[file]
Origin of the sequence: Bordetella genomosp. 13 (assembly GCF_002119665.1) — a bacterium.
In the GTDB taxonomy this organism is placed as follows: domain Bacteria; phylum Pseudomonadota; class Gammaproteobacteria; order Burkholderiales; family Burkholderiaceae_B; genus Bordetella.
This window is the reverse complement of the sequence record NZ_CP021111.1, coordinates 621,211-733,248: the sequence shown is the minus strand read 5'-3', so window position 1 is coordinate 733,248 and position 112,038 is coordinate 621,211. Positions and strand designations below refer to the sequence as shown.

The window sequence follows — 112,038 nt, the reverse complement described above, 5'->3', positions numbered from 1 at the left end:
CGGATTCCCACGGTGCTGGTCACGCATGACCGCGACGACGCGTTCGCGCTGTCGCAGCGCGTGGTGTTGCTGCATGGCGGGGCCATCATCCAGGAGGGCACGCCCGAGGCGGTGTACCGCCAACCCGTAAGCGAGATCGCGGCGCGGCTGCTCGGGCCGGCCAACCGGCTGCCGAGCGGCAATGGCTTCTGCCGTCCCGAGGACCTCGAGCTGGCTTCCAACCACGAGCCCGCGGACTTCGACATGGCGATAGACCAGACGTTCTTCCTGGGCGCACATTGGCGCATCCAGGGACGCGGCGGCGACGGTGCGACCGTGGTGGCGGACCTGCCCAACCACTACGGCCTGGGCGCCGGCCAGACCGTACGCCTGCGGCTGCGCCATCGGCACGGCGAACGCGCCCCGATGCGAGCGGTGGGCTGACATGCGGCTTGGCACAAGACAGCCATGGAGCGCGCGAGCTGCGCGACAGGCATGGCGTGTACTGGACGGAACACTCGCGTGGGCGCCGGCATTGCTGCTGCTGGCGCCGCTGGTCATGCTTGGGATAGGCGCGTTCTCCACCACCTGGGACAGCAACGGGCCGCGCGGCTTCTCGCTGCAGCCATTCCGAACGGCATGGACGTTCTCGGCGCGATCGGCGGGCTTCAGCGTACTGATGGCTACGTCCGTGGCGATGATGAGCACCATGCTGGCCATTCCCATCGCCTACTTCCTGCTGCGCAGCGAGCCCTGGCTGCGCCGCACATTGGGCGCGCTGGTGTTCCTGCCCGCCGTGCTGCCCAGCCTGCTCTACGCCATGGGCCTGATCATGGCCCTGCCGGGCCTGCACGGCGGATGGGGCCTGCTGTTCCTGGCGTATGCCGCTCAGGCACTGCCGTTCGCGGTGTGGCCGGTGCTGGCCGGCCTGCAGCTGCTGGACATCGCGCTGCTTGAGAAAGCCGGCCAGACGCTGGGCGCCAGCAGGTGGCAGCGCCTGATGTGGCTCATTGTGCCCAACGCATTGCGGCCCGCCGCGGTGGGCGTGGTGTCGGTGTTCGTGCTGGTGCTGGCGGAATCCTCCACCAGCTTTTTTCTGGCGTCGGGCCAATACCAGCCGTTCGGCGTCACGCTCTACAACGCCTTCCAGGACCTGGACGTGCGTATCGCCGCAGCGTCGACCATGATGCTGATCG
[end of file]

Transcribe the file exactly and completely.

Origin of the sequence: Bordetella genomosp. 13 (assembly GCF_002119665.1) — a bacterium.
In the GTDB taxonomy this organism is placed as follows: domain Bacteria; phylum Pseudomonadota; class Gammaproteobacteria; order Burkholderiales; family Burkholderiaceae_B; genus Bordetella.
This window is the reverse complement of the sequence record NZ_CP021111.1, coordinates 621,211-733,248: the sequence shown is the minus strand read 5'-3', so window position 1 is coordinate 733,248 and position 112,038 is coordinate 621,211. Positions and strand designations below refer to the sequence as shown.

The window sequence follows — 112,038 nt, the reverse complement described above, 5'->3', positions numbered from 1 at the left end:
CGGATTCCCACGGTGCTGGTCACGCATGACCGCGACGACGCGTTCGCGCTGTCGCAGCGCGTGGTGTTGCTGCATGGCGGGGCCATCATCCAGGAGGGCACGCCCGAGGCGGTGTACCGCCAACCCGTAAGCGAGATCGCGGCGCGGCTGCTCGGGCCGGCCAACCGGCTGCCGAGCGGCAATGGCTTCTGCCGTCCCGAGGACCTCGAGCTGGCTTCCAACCACGAGCCCGCGGACTTCGACATGGCGATAGACCAGACGTTCTTCCTGGGCGCACATTGGCGCATCCAGGGACGCGGCGGCGACGGTGCGACCGTGGTGGCGGACCTGCCCAACCACTACGGCCTGGGCGCCGGCCAGACCGTACGCCTGCGGCTGCGCCATCGGCACGGCGAACGCGCCCCGATGCGAGCGGTGGGCTGACATGCGGCTTGGCACAAGACAGCCATGGAGCGCGCGAGCTGCGCGACAGGCATGGCGTGTACTGGACGGAACACTCGCGTGGGCGCCGGCATTGCTGCTGCTGGCGCCGCTGGTCATGCTTGGGATAGGCGCGTTCTCCACCACCTGGGACAGCAACGGGCCGCGCGGCTTCTCGCTGCAGCCATTCCGAACGGCATGGACGTTCTCGGCGCGATCGGCGGGCTTCAGCGTACTGATGGCTACGTCCGTGGCGATGATGAGCACCATGCTGGCCATTCCCATCGCCTACTTCCTGCTGCGCAGCGAGCCCTGGCTGCGCCGCACATTGGGCGCGCTGGTGTTCCTGCCCGCCGTGCTGCCCAGCCTGCTCTACGCCATGGGCCTGATCATGGCCCTGCCGGGCCTGCACGGCGGATGGGGCCTGCTGTTCCTGGCGTATGCCGCTCAGGCACTGCCGTTCGCGGTGTGGCCGGTGCTGGCCGGCCTGCAGCTGCTGGACATCGCGCTGCTTGAGAAAGCCGGCCAGACGCTGGGCGCCAGCAGGTGGCAGCGCCTGATGTGGCTCATTGTGCCCAACGCATTGCGGCCCGCCGCGGTGGGCGTGGTGTCGGTGTTCGTGCTGGTGCTGGCGGAATCCTCCACCAGCTTTTTTCTGGCGTCGGGCCAATACCAGCCGTTCGGCGTCACGCTCTACAACGCCTTCCAGGACCTGGACGTGCGTATCGCCGCAGCGTCGACCATGATGCTGATCG